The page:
East Washington officials made their bed.
Now, they don’t seem too sure they want to lie in it; or, at the very least, they don’t appear in agreement on the thread-count of the sheets, or their color.
After brushing aside an offer late in 2013 that would have had Washington’s officers handle policing in the borough at a cost of $118,433 per year, and South Strabane Township declining to even submit a proposal, East Washington appeared committed to continuing the status quo of having its own police force. At its May 19 meeting, borough council unanimously agreed to keep the force intact, with the hope of having a reconfigured squad in place by August, consisting of two full-time officers and as many as seven part-timers, rather than the current setup of one full-time officer and 16 part-timers.
However, council appears to have reached a stalemate on how to proceed. At its meeting Monday, it could reach no consensus on advertising new positions, and plans to revamp East Washington’s police department appear to have stalled, at least for the time being.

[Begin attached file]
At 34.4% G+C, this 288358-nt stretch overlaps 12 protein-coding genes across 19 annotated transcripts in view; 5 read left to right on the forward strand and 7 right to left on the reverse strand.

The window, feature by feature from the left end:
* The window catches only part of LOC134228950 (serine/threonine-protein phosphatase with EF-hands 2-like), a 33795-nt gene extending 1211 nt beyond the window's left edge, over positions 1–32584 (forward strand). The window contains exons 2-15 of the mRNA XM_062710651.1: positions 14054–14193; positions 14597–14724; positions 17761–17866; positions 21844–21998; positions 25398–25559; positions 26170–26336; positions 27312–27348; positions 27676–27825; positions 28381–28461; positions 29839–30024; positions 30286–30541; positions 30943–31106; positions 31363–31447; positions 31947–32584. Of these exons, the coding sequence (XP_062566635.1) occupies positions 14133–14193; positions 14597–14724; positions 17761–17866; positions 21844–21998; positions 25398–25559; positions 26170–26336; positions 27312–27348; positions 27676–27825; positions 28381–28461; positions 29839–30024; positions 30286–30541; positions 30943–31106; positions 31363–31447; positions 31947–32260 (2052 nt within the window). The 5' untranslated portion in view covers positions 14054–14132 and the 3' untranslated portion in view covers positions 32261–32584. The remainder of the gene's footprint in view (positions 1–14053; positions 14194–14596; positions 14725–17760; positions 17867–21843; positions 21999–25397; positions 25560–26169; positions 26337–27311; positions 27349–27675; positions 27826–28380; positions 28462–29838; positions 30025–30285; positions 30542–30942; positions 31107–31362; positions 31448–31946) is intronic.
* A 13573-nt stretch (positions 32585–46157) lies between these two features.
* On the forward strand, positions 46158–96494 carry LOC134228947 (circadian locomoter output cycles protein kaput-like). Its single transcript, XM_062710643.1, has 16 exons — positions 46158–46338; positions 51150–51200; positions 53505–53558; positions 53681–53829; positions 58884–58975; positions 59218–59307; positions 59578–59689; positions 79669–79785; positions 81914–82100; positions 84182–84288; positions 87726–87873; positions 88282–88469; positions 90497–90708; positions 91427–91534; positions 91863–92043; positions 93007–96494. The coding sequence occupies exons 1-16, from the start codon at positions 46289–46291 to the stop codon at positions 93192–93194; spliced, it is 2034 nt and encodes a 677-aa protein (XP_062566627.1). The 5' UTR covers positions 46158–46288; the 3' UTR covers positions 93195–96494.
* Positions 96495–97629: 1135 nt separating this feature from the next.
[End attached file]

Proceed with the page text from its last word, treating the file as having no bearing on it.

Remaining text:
“We’re still discussing what to do and investigating what to do,” Bill Adams, the council president, told the Observer-Reporter last week. “Obviously, we’re continuing as we are.”
Ah, yes, continuing as we are. That seems to be the mantra in officialdom in this region and across the commonwealth, whether it’s the multiplicity of municipalities inertly carrying on when combining services would be the more sensible, efficient and thrifty route; alcohol sales remaining in state hands; or even the fish and boat and game commissions maintaining separate offices, when joining the two together would save money and, yes, be more convenient for customers.
East Washington’s indecision could have been avoided had it taken up Washington’s offer and let city police keep watch over the borough. Could it be that council is suffering from a twinge of buyer’s remorse?
If so, it wouldn’t be unwarranted.